The home of the President of United States was officially named the White House in October 1901.
Construction of the building started in 1792, and the John Adams was the first President to occupy the building in 1800, even though it was far from finished. During the 19th century it was variously known as the Residence, Executive Mansion, Presidential Mansion, President's House and the White House.
The first mention of the name of White House is from a letter dated 24 April 1811 written b
y Francis J. Jackson, former Minister for the United States in Britain, in it he wrote “…the lightning that may issue from the clouds round the Capitol and the White House at Washington” As the name is in capitals, this would suggest that it was in current use.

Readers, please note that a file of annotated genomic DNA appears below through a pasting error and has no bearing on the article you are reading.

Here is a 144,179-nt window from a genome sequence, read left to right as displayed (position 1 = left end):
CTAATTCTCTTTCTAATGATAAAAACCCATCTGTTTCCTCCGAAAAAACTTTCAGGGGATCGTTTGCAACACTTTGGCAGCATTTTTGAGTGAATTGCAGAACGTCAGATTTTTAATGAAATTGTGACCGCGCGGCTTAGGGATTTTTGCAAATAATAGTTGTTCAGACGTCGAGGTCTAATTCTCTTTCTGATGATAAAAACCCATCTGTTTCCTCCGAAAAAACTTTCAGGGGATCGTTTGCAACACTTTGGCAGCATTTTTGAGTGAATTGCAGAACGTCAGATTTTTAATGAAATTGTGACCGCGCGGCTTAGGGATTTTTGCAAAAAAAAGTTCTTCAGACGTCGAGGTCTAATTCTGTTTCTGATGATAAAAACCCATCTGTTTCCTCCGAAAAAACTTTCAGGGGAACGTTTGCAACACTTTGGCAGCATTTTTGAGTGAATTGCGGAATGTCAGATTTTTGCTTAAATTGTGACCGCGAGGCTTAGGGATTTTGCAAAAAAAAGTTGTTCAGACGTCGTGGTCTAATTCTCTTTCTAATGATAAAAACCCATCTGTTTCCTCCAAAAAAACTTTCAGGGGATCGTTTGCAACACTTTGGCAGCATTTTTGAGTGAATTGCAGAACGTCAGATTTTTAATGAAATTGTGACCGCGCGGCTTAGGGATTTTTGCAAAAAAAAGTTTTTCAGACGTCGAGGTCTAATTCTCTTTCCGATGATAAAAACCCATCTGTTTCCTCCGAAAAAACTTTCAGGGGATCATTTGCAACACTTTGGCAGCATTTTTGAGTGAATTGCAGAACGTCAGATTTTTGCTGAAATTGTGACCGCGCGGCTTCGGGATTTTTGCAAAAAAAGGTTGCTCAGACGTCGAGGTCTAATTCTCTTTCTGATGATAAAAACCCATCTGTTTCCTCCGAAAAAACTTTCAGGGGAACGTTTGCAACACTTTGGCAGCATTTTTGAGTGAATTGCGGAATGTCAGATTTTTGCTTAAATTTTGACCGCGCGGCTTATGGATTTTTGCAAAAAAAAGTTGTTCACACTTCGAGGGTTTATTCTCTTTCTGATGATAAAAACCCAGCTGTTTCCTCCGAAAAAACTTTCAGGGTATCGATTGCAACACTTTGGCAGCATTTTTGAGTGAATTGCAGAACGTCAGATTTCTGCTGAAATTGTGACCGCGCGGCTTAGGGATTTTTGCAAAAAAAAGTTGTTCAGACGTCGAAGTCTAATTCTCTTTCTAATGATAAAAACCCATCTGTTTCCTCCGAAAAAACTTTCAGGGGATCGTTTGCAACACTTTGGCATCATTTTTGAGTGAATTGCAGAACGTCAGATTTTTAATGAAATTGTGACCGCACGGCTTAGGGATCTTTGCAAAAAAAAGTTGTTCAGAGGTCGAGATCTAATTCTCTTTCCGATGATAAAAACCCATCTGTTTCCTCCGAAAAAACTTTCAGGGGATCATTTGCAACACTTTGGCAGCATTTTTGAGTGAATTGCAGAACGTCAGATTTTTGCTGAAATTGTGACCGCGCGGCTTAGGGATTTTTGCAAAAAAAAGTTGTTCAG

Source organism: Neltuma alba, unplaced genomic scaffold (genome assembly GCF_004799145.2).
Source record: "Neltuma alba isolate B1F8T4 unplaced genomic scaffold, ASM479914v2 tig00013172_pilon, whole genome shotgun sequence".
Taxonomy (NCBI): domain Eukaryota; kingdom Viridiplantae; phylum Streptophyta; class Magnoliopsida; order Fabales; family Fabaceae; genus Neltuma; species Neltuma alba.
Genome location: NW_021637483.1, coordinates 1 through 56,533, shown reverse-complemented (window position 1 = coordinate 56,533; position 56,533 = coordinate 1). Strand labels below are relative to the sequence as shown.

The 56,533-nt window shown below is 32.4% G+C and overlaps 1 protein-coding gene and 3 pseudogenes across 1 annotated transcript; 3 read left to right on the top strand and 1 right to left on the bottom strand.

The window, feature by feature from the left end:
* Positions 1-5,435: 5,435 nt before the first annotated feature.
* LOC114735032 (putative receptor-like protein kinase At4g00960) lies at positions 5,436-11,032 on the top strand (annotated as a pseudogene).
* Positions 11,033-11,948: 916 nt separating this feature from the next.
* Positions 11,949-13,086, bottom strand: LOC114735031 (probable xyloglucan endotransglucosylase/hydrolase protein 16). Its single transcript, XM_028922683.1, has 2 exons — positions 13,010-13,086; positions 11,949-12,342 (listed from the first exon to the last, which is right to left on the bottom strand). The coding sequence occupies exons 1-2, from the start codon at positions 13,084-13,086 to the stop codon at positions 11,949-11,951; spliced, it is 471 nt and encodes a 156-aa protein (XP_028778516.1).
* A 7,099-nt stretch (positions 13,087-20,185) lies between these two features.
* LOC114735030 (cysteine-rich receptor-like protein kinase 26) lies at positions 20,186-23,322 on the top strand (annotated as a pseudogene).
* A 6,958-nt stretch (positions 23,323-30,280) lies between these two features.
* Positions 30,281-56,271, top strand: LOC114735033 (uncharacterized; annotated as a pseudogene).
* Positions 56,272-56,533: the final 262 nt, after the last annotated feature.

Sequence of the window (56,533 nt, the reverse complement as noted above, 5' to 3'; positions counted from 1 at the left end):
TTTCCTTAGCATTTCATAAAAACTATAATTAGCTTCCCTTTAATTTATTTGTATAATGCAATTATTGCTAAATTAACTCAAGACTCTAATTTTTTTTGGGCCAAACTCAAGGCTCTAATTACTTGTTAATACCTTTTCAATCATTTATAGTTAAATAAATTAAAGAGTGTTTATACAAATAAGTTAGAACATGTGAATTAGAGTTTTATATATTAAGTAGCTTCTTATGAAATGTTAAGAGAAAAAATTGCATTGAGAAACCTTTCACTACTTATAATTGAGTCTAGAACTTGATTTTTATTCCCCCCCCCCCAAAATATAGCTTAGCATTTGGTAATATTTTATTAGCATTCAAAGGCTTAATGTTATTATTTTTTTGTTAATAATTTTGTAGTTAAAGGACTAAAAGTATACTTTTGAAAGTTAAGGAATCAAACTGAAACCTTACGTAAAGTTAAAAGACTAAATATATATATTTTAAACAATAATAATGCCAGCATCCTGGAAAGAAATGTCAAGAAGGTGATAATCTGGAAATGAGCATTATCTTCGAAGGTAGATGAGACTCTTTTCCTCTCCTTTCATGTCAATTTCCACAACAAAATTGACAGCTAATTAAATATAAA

Through the 19th century the White House became its popular name, but Congress and other government institutions still used the formal name of Executive Mansion in documents.
In October 1901 soon after Theodore Roosevelt became President, he altered all official stationery from Executive Mansion to White House. The name was selected because of its distinctiveness and its suitability for the residence of the chief executive of the United States, and to separate it from every other executive mansion in each of the States. The name was not changed after the end of his Administration.
 Documents Relating To New-England Federalism, 1800-1815 by Henry Adams
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